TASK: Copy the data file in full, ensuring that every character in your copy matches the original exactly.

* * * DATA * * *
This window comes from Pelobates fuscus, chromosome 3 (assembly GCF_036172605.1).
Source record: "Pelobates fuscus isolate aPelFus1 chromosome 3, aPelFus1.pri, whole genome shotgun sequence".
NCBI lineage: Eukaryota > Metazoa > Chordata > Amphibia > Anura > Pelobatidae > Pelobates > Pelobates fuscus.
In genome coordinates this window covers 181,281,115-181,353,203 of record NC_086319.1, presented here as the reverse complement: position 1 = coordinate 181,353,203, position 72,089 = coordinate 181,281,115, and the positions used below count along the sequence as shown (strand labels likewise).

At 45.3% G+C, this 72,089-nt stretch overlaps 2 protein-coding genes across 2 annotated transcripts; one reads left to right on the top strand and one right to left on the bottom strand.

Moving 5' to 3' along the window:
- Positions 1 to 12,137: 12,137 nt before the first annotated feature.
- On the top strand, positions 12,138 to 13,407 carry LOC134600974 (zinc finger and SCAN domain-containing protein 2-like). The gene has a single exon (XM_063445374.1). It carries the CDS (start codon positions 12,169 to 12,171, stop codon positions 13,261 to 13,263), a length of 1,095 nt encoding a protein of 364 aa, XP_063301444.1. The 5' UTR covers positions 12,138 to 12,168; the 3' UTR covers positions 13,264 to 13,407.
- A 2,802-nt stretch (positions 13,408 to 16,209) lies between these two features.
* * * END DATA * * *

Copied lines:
This window comes from Pelobates fuscus, chromosome 3 (assembly GCF_036172605.1).
Source record: "Pelobates fuscus isolate aPelFus1 chromosome 3, aPelFus1.pri, whole genome shotgun sequence".
NCBI lineage: Eukaryota > Metazoa > Chordata > Amphibia > Anura > Pelobatidae > Pelobates > Pelobates fuscus.
In genome coordinates this window covers 181,281,115-181,353,203 of record NC_086319.1, presented here as the reverse complement: position 1 = coordinate 181,353,203, position 72,089 = coordinate 181,281,115, and the positions used below count along the sequence as shown (strand labels likewise).

At 45.3% G+C, this 72,089-nt stretch overlaps 2 protein-coding genes across 2 annotated transcripts; one reads left to right on the top strand and one right to left on the bottom strand.

Moving 5' to 3' along the window:
- Positions 1 to 12,137: 12,137 nt before the first annotated feature.
- On the top strand, positions 12,138 to 13,407 carry LOC134600974 (zinc finger and SCAN domain-containing protein 2-like). The gene has a single exon (XM_063445374.1). It carries the CDS (start codon positions 12,169 to 12,171, stop codon positions 13,261 to 13,263), a length of 1,095 nt encoding a protein of 364 aa, XP_063301444.1. The 5' UTR covers positions 12,138 to 12,168; the 3' UTR covers positions 13,264 to 13,407.
- A 2,802-nt stretch (positions 13,408 to 16,209) lies between these two features.